After trading away Odell Beckham, the Giants desperately needed to add to their receiving depth as Corey Coleman was slated as the WR2 entering the day. In 2018, Tate was well on his way to his fifth consecutive season with 90-plus receptions, but a midseason trade to the Eagles derailed his production. Never finding his footing in Philadelphia, Tate managed just 30 catches for 278 yards and a touchdown in eight games with the Eagles. The Giants have played Sterling Shepard in the slot less and less as his career has opened and last season. Shepard ran a career-low 58.2 percent of his routes from slot after running 86.1 percent and 83.8 percent over his first two seasons. Beckham leaves 21.5 percent of the Giants’ 2018 targets on the floor for Tate and company. Tate’s addition stunts the excitement that was initially had for both Shepard and Engram post-Beckham and paired with Shepard, Engram and Saquon Barkley, the Giants are swerving heavily into a short-range passing game. Eli Manning has posted two lowest seasons in average depth of target over the past two years while his 7.8-yard aDOT ranked 30th in the NFL a year ago. Entering 2019 at age 31 while scoring more than six touchdowns just once over his nine-year career, Tate is only a fringe-WR3 option in reception-based formats.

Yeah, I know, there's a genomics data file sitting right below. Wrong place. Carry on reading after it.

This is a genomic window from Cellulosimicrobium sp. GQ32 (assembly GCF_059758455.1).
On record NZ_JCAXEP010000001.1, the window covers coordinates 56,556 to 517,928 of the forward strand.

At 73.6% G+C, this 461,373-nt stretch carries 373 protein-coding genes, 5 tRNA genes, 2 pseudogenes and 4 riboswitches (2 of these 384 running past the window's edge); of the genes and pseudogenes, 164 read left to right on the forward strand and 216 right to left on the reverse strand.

Jamison Crowder to Jets
Another slot receiver on the move, the soon-to-be 26-year old Crowder was plucked off the market by the Jets. After a productive 2016 season (66/847/7) in his second NFL season, Crowder was ready to make the jump in Washington as they let both DeSean Jackson and Pierre Garcon go, but Crowder had declining efficiency over the past two seasons from that breakout season as he also battled ankle, hip and hamstring issues. Crowder managed to play just nine games a year ago, notching a career-low 3.2 receptions per game for just 43.1 yards per game.